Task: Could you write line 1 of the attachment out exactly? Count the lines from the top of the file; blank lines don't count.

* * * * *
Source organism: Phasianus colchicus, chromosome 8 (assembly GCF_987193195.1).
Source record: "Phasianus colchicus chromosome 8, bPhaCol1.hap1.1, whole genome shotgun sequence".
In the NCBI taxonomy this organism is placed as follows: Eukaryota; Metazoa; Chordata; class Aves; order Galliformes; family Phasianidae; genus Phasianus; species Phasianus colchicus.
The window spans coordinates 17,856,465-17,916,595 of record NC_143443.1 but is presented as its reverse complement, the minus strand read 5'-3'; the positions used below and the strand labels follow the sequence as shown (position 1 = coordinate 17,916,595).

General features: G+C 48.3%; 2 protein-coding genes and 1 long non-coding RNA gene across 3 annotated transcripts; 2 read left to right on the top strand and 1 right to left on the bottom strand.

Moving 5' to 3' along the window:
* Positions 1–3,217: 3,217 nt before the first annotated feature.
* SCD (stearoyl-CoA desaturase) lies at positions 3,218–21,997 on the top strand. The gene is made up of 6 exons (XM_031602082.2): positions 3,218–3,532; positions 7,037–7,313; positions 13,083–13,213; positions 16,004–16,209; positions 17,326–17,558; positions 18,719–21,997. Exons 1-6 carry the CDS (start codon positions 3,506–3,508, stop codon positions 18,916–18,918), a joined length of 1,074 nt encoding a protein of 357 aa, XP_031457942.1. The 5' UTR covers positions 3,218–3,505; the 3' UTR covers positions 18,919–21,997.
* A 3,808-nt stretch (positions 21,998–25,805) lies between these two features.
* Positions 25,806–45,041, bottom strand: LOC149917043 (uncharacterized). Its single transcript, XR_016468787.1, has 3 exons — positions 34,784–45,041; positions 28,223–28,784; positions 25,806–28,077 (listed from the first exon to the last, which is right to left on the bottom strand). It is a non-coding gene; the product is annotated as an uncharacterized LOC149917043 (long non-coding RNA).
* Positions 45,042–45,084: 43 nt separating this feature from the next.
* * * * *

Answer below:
Source organism: Phasianus colchicus, chromosome 8 (assembly GCF_987193195.1).